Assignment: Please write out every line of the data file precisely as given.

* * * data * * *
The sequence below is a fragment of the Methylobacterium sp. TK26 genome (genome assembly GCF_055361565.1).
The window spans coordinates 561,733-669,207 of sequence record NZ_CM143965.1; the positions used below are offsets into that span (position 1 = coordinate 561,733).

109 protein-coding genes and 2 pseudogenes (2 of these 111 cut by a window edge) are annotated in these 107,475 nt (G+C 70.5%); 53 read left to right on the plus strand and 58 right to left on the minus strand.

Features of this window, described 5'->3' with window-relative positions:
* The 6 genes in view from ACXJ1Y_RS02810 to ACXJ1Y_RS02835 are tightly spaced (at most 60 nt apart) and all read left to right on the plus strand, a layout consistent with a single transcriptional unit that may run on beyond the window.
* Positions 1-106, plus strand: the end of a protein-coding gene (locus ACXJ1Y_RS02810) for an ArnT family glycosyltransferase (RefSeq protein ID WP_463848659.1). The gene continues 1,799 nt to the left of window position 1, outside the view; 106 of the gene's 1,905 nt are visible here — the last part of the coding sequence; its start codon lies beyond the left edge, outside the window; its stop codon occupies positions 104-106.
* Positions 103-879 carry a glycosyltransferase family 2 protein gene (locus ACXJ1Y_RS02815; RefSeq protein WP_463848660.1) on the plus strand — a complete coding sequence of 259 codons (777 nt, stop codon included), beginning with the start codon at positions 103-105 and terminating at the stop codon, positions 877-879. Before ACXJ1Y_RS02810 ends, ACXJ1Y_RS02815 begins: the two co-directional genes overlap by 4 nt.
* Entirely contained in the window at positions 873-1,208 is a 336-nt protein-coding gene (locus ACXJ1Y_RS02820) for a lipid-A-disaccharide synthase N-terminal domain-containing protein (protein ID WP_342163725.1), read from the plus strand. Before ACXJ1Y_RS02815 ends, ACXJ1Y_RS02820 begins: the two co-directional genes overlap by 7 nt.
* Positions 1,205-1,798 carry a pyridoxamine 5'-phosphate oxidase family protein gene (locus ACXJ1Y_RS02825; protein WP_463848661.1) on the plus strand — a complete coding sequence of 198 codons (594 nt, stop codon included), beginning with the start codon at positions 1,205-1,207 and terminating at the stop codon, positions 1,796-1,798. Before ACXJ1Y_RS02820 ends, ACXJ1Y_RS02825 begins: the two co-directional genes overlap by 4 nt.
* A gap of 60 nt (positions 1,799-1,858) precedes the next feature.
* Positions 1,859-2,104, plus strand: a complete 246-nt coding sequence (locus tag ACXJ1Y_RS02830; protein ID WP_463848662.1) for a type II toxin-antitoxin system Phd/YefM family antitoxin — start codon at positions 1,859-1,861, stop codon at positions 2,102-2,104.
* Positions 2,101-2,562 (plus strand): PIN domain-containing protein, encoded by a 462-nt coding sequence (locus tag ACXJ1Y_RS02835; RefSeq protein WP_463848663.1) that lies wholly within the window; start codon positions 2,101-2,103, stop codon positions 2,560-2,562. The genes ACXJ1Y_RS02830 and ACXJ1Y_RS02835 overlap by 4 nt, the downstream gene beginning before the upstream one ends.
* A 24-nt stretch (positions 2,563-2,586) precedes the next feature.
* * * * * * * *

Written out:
The sequence below is a fragment of the Methylobacterium sp. TK26 genome (genome assembly GCF_055361565.1).
The window spans coordinates 561,733-669,207 of sequence record NZ_CM143965.1; the positions used below are offsets into that span (position 1 = coordinate 561,733).

109 protein-coding genes and 2 pseudogenes (2 of these 111 cut by a window edge) are annotated in these 107,475 nt (G+C 70.5%); 53 read left to right on the plus strand and 58 right to left on the minus strand.

Features of this window, described 5'->3' with window-relative positions:
* The 6 genes in view from ACXJ1Y_RS02810 to ACXJ1Y_RS02835 are tightly spaced (at most 60 nt apart) and all read left to right on the plus strand, a layout consistent with a single transcriptional unit that may run on beyond the window.
* Positions 1-106, plus strand: the end of a protein-coding gene (locus ACXJ1Y_RS02810) for an ArnT family glycosyltransferase (RefSeq protein ID WP_463848659.1). The gene continues 1,799 nt to the left of window position 1, outside the view; 106 of the gene's 1,905 nt are visible here — the last part of the coding sequence; its start codon lies beyond the left edge, outside the window; its stop codon occupies positions 104-106.
* Positions 103-879 carry a glycosyltransferase family 2 protein gene (locus ACXJ1Y_RS02815; RefSeq protein WP_463848660.1) on the plus strand — a complete coding sequence of 259 codons (777 nt, stop codon included), beginning with the start codon at positions 103-105 and terminating at the stop codon, positions 877-879. Before ACXJ1Y_RS02810 ends, ACXJ1Y_RS02815 begins: the two co-directional genes overlap by 4 nt.
* Entirely contained in the window at positions 873-1,208 is a 336-nt protein-coding gene (locus ACXJ1Y_RS02820) for a lipid-A-disaccharide synthase N-terminal domain-containing protein (protein ID WP_342163725.1), read from the plus strand. Before ACXJ1Y_RS02815 ends, ACXJ1Y_RS02820 begins: the two co-directional genes overlap by 7 nt.
* Positions 1,205-1,798 carry a pyridoxamine 5'-phosphate oxidase family protein gene (locus ACXJ1Y_RS02825; protein WP_463848661.1) on the plus strand — a complete coding sequence of 198 codons (594 nt, stop codon included), beginning with the start codon at positions 1,205-1,207 and terminating at the stop codon, positions 1,796-1,798. Before ACXJ1Y_RS02820 ends, ACXJ1Y_RS02825 begins: the two co-directional genes overlap by 4 nt.
* A gap of 60 nt (positions 1,799-1,858) precedes the next feature.
* Positions 1,859-2,104, plus strand: a complete 246-nt coding sequence (locus tag ACXJ1Y_RS02830; protein ID WP_463848662.1) for a type II toxin-antitoxin system Phd/YefM family antitoxin — start codon at positions 1,859-1,861, stop codon at positions 2,102-2,104.
* Positions 2,101-2,562 (plus strand): PIN domain-containing protein, encoded by a 462-nt coding sequence (locus tag ACXJ1Y_RS02835; RefSeq protein WP_463848663.1) that lies wholly within the window; start codon positions 2,101-2,103, stop codon positions 2,560-2,562. The genes ACXJ1Y_RS02830 and ACXJ1Y_RS02835 overlap by 4 nt, the downstream gene beginning before the upstream one ends.
* A 24-nt stretch (positions 2,563-2,586) precedes the next feature.